Panel: Japan quake caused no large tsunami because of deep seismic center

The Yomiuri Shimbun

There were no large tsunami as a result of the quake that struck off Fukushima Prefecture late Saturday night due to the quake’s relatively deep seismic center, a government panel has announced.

The Earthquake Research Committee said at an extraordinary meeting on Sunday that the quake occurred inside the Pacific plate, and its seismic center was estimated at a depth of about 55 kilometers. As a result, the seabed was not drastically deformed and no large tsunami occurred.

The quake recorded a maximum of upper 6 on the Japanese earthquake intensity scale of 7. According to the committee, it took place where an oceanic plate slipped under the continental plate.

The epicenter of the quake was located about 110 kilometers southwest of the epicenter of the Great East Japan Earthquake, within the aftershock area of the 2011 disaster.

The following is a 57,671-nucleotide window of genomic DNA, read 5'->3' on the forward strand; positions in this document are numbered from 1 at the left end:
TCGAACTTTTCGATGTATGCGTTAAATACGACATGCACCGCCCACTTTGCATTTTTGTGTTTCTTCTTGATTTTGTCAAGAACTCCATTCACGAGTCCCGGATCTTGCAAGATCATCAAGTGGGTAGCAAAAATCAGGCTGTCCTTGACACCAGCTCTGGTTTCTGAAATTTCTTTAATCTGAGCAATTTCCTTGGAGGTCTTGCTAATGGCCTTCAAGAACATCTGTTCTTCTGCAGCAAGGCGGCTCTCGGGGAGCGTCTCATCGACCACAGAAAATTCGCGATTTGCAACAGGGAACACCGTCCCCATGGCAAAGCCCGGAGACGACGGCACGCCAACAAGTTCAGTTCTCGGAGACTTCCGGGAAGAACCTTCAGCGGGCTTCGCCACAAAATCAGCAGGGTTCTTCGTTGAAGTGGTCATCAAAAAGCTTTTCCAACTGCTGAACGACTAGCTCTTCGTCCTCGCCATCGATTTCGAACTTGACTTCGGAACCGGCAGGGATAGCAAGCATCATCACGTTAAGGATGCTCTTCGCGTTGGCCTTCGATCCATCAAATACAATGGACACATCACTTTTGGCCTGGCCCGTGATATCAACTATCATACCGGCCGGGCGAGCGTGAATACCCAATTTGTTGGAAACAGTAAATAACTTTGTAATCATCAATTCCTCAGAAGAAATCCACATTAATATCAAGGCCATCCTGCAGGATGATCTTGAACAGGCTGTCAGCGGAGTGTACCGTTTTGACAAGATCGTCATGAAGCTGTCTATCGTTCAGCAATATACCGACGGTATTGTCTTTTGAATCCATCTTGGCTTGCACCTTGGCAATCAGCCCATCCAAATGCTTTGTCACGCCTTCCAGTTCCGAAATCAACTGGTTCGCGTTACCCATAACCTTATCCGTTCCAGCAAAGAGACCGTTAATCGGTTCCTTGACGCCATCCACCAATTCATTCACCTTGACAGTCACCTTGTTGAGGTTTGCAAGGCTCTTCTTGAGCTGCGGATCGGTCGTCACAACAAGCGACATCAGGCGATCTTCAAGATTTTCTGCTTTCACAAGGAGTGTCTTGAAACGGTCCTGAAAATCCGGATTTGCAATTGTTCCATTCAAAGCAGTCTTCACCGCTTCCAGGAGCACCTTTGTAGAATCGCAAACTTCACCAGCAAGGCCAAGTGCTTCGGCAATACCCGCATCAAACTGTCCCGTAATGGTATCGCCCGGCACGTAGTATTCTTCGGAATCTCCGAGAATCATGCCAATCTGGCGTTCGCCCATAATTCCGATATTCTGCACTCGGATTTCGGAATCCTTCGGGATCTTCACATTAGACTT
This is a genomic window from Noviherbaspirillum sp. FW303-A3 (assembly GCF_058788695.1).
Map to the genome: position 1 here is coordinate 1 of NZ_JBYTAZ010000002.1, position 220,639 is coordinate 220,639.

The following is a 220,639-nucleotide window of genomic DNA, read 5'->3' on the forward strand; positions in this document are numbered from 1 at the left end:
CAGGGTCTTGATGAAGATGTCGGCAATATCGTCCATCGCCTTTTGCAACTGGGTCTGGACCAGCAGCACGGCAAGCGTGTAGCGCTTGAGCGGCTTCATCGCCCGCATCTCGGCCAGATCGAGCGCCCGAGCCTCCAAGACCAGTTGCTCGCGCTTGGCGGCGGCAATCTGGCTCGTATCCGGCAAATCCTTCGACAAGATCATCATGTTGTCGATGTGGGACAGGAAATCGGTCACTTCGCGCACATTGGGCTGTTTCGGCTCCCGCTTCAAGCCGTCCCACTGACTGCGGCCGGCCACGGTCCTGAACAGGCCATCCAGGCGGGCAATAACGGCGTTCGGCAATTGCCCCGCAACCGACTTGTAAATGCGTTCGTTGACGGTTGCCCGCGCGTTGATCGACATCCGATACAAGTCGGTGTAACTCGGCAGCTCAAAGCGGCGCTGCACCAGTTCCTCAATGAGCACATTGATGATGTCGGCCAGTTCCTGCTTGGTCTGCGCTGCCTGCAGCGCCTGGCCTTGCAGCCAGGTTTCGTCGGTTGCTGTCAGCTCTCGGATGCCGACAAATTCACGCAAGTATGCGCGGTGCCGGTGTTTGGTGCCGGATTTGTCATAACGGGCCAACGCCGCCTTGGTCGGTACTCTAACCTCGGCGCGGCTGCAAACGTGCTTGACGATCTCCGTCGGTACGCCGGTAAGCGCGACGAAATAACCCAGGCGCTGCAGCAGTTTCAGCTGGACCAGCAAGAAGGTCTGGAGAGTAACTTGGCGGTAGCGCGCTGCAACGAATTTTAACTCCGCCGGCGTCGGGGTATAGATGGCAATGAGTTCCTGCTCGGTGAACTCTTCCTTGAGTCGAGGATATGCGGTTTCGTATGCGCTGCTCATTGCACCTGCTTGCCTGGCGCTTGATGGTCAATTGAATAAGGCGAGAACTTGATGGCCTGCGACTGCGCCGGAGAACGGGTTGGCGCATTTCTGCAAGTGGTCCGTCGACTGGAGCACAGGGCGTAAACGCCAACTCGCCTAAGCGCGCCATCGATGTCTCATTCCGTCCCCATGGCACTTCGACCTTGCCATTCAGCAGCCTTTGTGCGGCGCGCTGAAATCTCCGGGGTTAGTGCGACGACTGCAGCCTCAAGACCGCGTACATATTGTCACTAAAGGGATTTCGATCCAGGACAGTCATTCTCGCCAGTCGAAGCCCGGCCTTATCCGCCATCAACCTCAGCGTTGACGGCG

The committee said a tsunami about 20 centimeters high was recorded at Ishinomaki Port in Miyagi Prefecture, and tsunami of 10 centimeters at Sendai Port, in Soma, Fukushima Prefecture, and elsewhere. There were 54 aftershocks after the Saturday quake, three of which measured at least 3 on the Japanese seismic scale, as of 10 a.m. Monday.

The Meteorological Agency has issued a warning of earthquakes with a maximum seismic intensity of upper 6 for about a week. Naoshi Hirata, a professor emeritus at the University of Tokyo and a member of the panel, said: “A large tsunami might have occurred if the quake was larger in scale with a slightly shallower epicenter. It was barely avoided.”

“Even a 30-centimeter inundation from a tsunami can sweep an adult off their feet. People living in coastal areas should take precautions against tsunami,” Hirata said.

Strong tremors were observed over a wide area in the latest quake. According to Tohoku University Prof. Ryota Hino, a seismology expert, earthquakes of this type are less likely to cause tsunami because of deep epicenters, but they tend to be felt over a wider area than earthquakes with shallow epicenters.

Hino said such quakes also tend to cause quick “rattling” tremors that people easily can feel.

“The seismic intensity of the latest earthquake was strong partly because the epicenter was close to land,” he said.